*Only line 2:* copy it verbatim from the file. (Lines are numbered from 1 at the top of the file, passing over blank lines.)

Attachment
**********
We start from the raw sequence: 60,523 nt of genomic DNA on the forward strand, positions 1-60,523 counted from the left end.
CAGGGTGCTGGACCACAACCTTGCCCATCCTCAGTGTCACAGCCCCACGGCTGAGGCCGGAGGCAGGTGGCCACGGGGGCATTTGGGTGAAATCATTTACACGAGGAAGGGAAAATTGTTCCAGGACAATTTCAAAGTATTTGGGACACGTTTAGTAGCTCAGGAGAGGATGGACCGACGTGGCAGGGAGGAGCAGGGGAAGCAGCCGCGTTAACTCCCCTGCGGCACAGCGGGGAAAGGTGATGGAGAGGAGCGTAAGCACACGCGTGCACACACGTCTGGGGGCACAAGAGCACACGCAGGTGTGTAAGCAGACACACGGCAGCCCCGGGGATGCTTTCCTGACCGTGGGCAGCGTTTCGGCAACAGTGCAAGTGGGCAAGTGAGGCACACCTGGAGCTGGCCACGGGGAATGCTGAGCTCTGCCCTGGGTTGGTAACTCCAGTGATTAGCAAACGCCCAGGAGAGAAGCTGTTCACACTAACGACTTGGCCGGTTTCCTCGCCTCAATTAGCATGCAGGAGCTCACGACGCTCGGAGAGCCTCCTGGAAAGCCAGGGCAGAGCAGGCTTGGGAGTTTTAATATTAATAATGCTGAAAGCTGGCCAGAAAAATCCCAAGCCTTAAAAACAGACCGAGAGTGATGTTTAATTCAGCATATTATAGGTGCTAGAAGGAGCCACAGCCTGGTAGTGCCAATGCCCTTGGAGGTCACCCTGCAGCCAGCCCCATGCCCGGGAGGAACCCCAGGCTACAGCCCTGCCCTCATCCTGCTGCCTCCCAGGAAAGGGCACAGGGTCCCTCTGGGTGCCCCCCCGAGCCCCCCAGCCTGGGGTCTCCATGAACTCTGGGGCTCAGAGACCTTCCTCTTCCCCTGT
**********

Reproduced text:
CAGGGTGCTGGACCACAACCTTGCCCATCCTCAGTGTCACAGCCCCACGGCTGAGGCCGGAGGCAGGTGGCCACGGGGGCATTTGGGTGAAATCATTTACACGAGGAAGGGAAAATTGTTCCAGGACAATTTCAAAGTATTTGGGACACGTTTAGTAGCTCAGGAGAGGATGGACCGACGTGGCAGGGAGGAGCAGGGGAAGCAGCCGCGTTAACTCCCCTGCGGCACAGCGGGGAAAGGTGATGGAGAGGAGCGTAAGCACACGCGTGCACACACGTCTGGGGGCACAAGAGCACACGCAGGTGTGTAAGCAGACACACGGCAGCCCCGGGGATGCTTTCCTGACCGTGGGCAGCGTTTCGGCAACAGTGCAAGTGGGCAAGTGAGGCACACCTGGAGCTGGCCACGGGGAATGCTGAGCTCTGCCCTGGGTTGGTAACTCCAGTGATTAGCAAACGCCCAGGAGAGAAGCTGTTCACACTAACGACTTGGCCGGTTTCCTCGCCTCAATTAGCATGCAGGAGCTCACGACGCTCGGAGAGCCTCCTGGAAAGCCAGGGCAGAGCAGGCTTGGGAGTTTTAATATTAATAATGCTGAAAGCTGGCCAGAAAAATCCCAAGCCTTAAAAACAGACCGAGAGTGATGTTTAATTCAGCATATTATAGGTGCTAGAAGGAGCCACAGCCTGGTAGTGCCAATGCCCTTGGAGGTCACCCTGCAGCCAGCCCCATGCCCGGGAGGAACCCCAGGCTACAGCCCTGCCCTCATCCTGCTGCCTCCCAGGAAAGGGCACAGGGTCCCTCTGGGTGCCCCCCCGAGCCCCCCAGCCTGGGGTCTCCATGAACTCTGGGGCTCAGAGACCTTCCTCTTCCCCTGT